Ignatov A, Ignatov T, Roessner A, Costa SD and Kalinski T: Role of GPR30 in the mechanisms of tamoxifen resistance in breast cancer MCF-7 cells. Breast Cancer Res Treat. 123:87–96. 2010.

49 

Liang K, Esteva FJ, Albarracin C, et al: Recombinant human erythropoietin antagonizes trastuzumab treatment of breast cancer cells via Jak2-mediated Src activation and PTEN inactivation. Cancer Cell. 18:423–435. 2010.

50 

Cui X, Schiff R, Arpino G, Osborne CK and Lee AV: Biology of progesterone receptor loss in breast cancer and its implications for endocrine therapy. J Clin Oncol. 23:7721–7735. 2005.

51 

Trošt N, Juvan P, Serša G and Debeljak N: Contrasting effect of erythropoietin on breast cancer cell response to cisplatin induced cytotoxicity. Radiol Oncol. 46:213–225. 2012.

52 

Hui L, Zheng Y, Yan Y, Bargonetti J and Foster DA: Mutant p53 in MDA-MB-231 breast cancer cells is stabilized by elevated phospholipase D activity and contributes to survival signals generated by phospholipase D. Oncogene. 25:7305–7310. 2006.

Journal Cover

March 2013
Volume 31 Issue 3

Print ISSN: 1107-3756
Online ISSN:1791-244X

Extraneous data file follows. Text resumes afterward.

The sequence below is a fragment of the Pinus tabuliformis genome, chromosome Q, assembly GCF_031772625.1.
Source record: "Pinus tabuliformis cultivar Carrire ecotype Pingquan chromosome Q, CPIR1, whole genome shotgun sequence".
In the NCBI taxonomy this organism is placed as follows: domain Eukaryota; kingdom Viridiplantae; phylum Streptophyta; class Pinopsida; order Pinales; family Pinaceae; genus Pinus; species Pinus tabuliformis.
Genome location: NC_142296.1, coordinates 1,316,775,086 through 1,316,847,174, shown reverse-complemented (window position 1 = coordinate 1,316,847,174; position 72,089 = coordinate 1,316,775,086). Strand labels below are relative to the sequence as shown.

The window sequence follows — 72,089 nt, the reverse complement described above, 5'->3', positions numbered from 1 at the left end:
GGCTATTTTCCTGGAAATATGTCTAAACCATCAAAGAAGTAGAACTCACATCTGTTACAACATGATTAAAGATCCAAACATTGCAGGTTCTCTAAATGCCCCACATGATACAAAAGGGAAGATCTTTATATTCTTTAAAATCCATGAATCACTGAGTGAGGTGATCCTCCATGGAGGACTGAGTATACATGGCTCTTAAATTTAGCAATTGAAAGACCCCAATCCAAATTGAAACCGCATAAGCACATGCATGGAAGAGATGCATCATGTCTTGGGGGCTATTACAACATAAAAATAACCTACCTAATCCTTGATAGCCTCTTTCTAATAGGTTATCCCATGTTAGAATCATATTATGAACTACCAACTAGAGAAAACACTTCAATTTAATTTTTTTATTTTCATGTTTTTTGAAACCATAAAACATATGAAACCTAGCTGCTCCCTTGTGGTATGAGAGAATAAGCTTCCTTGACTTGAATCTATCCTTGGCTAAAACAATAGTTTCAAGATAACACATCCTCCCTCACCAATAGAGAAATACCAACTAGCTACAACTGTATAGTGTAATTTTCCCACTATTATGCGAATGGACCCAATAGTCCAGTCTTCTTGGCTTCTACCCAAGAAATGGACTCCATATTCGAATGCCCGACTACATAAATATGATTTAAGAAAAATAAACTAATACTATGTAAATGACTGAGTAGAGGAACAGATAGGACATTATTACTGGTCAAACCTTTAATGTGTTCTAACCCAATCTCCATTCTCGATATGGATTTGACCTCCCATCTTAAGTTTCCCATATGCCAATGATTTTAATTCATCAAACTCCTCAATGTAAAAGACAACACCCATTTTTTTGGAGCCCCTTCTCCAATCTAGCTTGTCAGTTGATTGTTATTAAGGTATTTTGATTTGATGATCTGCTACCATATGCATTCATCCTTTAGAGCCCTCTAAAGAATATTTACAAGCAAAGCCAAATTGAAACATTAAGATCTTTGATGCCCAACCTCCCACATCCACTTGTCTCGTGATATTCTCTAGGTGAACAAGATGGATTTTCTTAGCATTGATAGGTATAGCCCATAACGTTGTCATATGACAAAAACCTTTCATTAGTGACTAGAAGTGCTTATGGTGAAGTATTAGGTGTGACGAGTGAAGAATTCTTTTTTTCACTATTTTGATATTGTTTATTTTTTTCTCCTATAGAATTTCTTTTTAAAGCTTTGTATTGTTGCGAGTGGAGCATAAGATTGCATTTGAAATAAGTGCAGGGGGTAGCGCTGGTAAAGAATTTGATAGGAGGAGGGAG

2013 Impact Factor: 1.88
Ranked #27/122 Medicine Research and Experimental
(total number of cites)

Sign up for eToc alerts

Recommend to Library

Copy and paste a formatted citation
APA
Trošt, N., Hevir, N., Rižner, T., & Debeljak, N. (2013). Correlation between erythropoietin receptor(s) and estrogen and progesterone receptor expression in different breast cancer cell lines. International Journal of Molecular Medicine, 31(3), 717-725.
MLA
Trošt, Hevir, Rižner, and Nataša Debeljak. "Correlation between erythropoietin receptor(s) and estrogen and progesterone receptor expression in different breast cancer cell lines." International Journal of Molecular Medicine International Journal of Molecular Medicine 31.3 (2013): 717-725.
Chicago
Trošt, Hevir, Rižner, and Nataša Debeljak. "Correlation between erythropoietin receptor(s) and estrogen and progesterone receptor expression in different breast cancer cell lines." International Journal of Molecular Medicine International Journal of Molecular Medicine 31 no. 3 (2013): 717-725.